To have a good plantation that gives a lot of latex the planter must:
· look after the plantation before tapping;
· look after the plantation after tapping;
· protect the rubber trees against diseases and insects.
Looking after the plantation before tapping
To look after the plantation before tapping, you must: take good care of the trees; make clearings, that is, remove the less good trees, and those that have not grown well;
· look after the soil.
· Taking care of the trees
The trees must be:
· replaced where missing;
Disbudding means to remove buds that have grown.
When the scion grows, it forms a stem; on this stem shoots appear. All the shoots up to a height of 3 metres from the ground must be removed. There will then be a fine trunk with branches only above 3 metres that will form the crown of the tree. (The crown is all the branches that grow from the trunk.)
· Replacing missing trees
During the first year after planting, trees that have not grown must be replaced.
· Pruning the trees
It may happen that a tree grows without forming a crown of branches at a height of 3 metres. In that case, cut the stem at this height, so that a crown of branches will form.
If the crown is too dense, or if one part has more branches than another, it must be pruned 3 or 4 years after planting.
· Making clearings
As some trees will die, and some will be ill, extra trees have been planted.
When tapping begins (5 years after planting), there must be 500 trees to the hectare; the trees should be 50 centimetres in circumference at a height of 1 metre from the ground.
So from the second year after planting, some trees have to be removed. Remove about 30 trees every year during the second, third, fourth and fifth years.
In choosing what trees to remove, take account of the following:
· disease: diseased trees are the first to be removed; o growth: take out all those that have grown badly;
· close neighbours: removal of trees should leave a regular plantation.
· Looking after the soil
The rubber trees are planted in rows; between the rows of trees are ground cover plants. So you must look after the rows, and look after the ground between the rows.
· Looking after the rows of trees
They must be cultivated with the hoe, by hand, as follows:
· in the year after planting, carry out one cultivation every 3 weeks;
· in the second and third year, one cultivation every month;
· in the fourth year, one cultivation every 6 weeks;
· in the fifth year, one cultivation every 2 months;
· in the sixth year, one cultivation every 3 months.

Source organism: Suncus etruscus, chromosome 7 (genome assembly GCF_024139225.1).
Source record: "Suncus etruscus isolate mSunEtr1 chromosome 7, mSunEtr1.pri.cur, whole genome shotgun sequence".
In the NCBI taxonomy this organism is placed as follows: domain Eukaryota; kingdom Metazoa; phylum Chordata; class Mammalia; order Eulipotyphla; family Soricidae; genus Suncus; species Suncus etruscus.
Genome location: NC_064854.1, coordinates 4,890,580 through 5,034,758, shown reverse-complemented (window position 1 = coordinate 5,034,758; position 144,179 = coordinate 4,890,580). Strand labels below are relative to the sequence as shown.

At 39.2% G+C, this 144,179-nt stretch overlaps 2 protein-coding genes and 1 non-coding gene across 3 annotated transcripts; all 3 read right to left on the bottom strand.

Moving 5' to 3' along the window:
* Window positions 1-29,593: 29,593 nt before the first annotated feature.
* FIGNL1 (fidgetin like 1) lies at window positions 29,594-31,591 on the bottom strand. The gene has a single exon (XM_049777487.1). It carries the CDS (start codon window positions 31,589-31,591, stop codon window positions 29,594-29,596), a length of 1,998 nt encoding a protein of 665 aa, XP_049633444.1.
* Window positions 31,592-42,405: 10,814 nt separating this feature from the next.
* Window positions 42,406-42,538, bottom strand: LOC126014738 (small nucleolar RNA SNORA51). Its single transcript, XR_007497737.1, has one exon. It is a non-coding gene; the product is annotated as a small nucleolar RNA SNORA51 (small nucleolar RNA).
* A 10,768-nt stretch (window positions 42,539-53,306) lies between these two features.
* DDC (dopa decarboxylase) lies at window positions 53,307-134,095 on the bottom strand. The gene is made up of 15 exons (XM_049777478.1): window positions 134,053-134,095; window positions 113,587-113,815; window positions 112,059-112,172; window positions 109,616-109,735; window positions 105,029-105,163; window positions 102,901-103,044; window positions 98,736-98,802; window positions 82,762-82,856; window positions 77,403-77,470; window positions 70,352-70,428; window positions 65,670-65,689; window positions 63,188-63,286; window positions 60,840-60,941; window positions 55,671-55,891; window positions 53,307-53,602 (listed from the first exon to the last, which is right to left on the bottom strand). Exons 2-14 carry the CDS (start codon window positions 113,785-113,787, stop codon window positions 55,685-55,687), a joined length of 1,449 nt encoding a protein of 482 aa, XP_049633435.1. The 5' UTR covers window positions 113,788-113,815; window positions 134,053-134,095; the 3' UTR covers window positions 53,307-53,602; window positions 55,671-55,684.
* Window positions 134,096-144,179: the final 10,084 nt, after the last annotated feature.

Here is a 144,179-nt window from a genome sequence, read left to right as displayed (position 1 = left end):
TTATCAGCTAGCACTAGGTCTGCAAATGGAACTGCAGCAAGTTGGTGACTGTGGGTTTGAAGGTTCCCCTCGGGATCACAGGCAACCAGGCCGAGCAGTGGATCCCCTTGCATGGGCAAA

If the dry season is very dry, the number of cultivations can be reduced.
Weed killers can also be used, making an application every 3 or 4 months.
· Looking after the ground between the rows
The ground cover plant must be cut 3 or 4 times a year to a height of 30 or 40 centimetres.
One cutting must be done before the dry season; the cut stems and leaves are used to mulch the rows.
You must remove weeds such as Imperata (a herbaceous plant with hard, long, straight leaves and very long roots). You can pull up the Imperata by hand and then dig up the underground roots with a pick.
If the plantation is well looked after before tapping, it will have fine trees when the time for tapping comes. But you must also take care of the plantation after tapping begins.
To keep the plantation in a good state after tapping has begun, you must:
· go on removing unwanted trees;
· take good care of the soil.
· Removing unwanted trees
After about 12 years there should be about 350 trees to the hectare. (There were 450 when tapping began.)
Trees must be removed
· one year after tapping begins;
· three to four years after tapping begins;
· and in the twelfth year, so as to have 350 trees to the hectare.
· Care of the soil
By this time the rubber tree is full grown and covers the soil well, so that few plants grow beneath it. All the same, the soil must be kept clear at the base of the trees.
The cover plants between the rows must be cut once a year.
The terraces must be kept up, so that they do not crumble away.
By looking after the plantation well, you will get fine trees. But you must not let them be attacked by diseases.
The most serious disease is root rot.
It destroys the roots and makes the tree die.
The rubber tree may also be attacked by insects; they do less serious damage.
· Control of disease of the roots
The tree may be attacked by white root rot (Fomes), which makes the roots rot.
Then the tree dies.
It is very important to see if white root rot has attacked a tree, because, by the time you see that the tree is ill, it is too late.
Control of white root rot is carried out in two stages:
First, detecting the disease
During the first five years after planting, twice a year, you must get freshly cut grass and put it close up against the base of each tree. A fortnight later, look to see if there are little white threads on the trees underneath the dry grass.
If you see little white threads, the tree is ill, it has white root rot. So you must treat it.
· Second, treatment of the disease
Dig a hole to uncover the roots of the tree, without injuring them. The hole should be 40 to 50 centimetres deep.
If the roots have been attacked, the tree must be cut down and the roots taken out.
If the roots have not been attacked, and there are only white threads on them, you put a special product on the tap- root and the beginnings of the side roots. This product is called quintozene.
· Control of insects
The most dangerous insects are mites and crickets.
The treatment for insects is to apply lindane.